Monday, November 16, 2015

Impacts of Shallow Upslope?

We're currently post-frontal, but the depth of the northwesterly flow is quite shallow.  I'm not sure if this explains the radar distribution seen below, but there does appear to be enhancement on the west side of the Stansburys, Oquirrhs, and central Wasatch with more limited penetration into the high terrain.  The enhancement on the Oquirrhs also wraps around the NE side for reasons I can't explain.

On the other hand, the flow is weak and it's a complicated pattern, so other ideas welcomed.


  1. Given the shallow flow and its reduced ability to rise above the Wasatch, perhaps the flow would be essentially channeled in the valley and forced to rise slightly up the north slope of the valley from Magna and WVC to West Jordan. This might help explain that odd band on the north side of the valley and enhanced low elevation flanking the Oquirrh. Its almost a strictly hydrodynamic answer, and probably too simple, but I'd be interested in your thoughts as to these topographical effects, if any, when the winds and flow are this strong at surface level but not so much further aloft.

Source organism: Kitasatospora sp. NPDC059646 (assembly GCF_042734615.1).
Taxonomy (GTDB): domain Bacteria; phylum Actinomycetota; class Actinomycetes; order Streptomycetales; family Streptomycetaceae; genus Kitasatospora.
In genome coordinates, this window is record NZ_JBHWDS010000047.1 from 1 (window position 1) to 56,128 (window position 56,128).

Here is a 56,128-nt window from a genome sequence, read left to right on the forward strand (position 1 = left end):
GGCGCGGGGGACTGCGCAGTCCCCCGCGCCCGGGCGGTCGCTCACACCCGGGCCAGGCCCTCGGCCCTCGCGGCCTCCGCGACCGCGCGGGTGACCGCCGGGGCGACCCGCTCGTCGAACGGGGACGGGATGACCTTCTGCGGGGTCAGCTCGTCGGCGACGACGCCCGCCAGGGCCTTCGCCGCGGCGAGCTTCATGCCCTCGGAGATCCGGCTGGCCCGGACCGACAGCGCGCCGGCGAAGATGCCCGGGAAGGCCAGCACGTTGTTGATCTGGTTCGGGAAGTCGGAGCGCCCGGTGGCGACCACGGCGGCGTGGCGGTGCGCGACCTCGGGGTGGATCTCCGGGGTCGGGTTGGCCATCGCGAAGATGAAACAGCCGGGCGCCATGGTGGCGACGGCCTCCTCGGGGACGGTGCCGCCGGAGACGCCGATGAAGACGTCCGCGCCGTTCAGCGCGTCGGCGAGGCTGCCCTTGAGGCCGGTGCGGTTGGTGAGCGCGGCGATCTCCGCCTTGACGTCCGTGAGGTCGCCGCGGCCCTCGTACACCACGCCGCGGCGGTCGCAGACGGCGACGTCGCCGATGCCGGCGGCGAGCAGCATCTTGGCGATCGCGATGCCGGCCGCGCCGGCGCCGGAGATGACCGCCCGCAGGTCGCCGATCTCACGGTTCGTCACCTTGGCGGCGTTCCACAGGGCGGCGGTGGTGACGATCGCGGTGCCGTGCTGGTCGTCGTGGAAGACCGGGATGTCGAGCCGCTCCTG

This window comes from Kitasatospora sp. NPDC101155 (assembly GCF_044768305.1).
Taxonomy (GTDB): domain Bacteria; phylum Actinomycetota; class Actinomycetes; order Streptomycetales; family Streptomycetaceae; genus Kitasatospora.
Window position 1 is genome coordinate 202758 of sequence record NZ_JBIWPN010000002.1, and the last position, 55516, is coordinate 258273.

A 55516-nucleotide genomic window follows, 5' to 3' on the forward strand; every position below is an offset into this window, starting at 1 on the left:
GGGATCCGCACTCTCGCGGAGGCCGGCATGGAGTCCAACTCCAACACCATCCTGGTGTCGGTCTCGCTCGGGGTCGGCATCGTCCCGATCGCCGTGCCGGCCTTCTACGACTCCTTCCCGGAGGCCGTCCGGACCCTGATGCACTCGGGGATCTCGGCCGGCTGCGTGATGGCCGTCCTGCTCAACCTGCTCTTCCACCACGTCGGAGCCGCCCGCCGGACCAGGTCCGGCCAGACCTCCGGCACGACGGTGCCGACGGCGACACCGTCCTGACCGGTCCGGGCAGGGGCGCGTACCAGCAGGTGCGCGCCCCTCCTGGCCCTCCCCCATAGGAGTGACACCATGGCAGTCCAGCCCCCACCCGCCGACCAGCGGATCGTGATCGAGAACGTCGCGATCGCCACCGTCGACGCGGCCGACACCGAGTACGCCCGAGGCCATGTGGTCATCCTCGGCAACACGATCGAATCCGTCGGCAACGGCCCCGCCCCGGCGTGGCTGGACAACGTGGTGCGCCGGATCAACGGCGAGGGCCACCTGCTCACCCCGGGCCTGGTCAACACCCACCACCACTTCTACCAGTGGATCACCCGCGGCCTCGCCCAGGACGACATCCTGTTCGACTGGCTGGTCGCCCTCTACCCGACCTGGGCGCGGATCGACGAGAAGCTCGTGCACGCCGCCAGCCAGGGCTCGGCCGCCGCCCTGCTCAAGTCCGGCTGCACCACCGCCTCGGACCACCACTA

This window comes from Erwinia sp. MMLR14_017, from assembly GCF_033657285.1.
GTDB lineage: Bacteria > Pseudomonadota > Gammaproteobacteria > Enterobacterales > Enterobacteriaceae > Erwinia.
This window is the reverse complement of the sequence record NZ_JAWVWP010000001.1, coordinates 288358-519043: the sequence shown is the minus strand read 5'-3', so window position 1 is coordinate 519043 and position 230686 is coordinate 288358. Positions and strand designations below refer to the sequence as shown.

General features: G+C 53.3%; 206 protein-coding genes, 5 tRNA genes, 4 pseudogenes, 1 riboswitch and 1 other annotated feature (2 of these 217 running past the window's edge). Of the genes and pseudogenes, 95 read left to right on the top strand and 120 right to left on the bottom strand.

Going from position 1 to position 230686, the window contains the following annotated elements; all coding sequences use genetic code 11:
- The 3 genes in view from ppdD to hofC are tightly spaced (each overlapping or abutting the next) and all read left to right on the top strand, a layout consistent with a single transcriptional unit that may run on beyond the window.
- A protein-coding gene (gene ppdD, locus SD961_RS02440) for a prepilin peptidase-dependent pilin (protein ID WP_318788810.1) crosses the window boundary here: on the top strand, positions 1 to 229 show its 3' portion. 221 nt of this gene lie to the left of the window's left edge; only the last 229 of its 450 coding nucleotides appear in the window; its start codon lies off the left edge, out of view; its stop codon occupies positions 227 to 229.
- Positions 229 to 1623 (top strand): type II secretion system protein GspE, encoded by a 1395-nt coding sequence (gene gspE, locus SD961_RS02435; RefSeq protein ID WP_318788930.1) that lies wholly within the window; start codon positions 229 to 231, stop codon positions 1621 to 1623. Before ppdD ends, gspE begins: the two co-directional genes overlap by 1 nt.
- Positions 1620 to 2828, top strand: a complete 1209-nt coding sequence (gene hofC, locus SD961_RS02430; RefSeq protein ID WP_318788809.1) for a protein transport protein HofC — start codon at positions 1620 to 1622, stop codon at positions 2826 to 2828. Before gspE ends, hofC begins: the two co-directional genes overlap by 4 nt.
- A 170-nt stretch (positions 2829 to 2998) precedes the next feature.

1. Hydrodynamic views actually work pretty good in situations like this where the flow is strongly constrained to flow around topographic obstacles. In such situations, we sometimes see such channeling, although I'm not sure I see it in the current MesoWest data (it doesn't take much though and sometimes the wind shift is difficult to see in observed data).

      Another possible player is snow transport. The flow is fairly strong now at low levels.

  2. This was a strange storm. It seemed like there were basically two separate wind layers (roughly divided near the 700-mb level), and the lower one was actually fairly dry. However, since there was little stability or thermal separation between the two, the lowest atmospheric layer was locally much deeper around certain terrain obstacles (such as the Oquirrhs) and was lifting a moist layer above it, which had a more northeasterly flow direction. So you see development in unexpected areas around some of the terrain features due to this secondary lifting of an overlying layer. That is my theory for this event.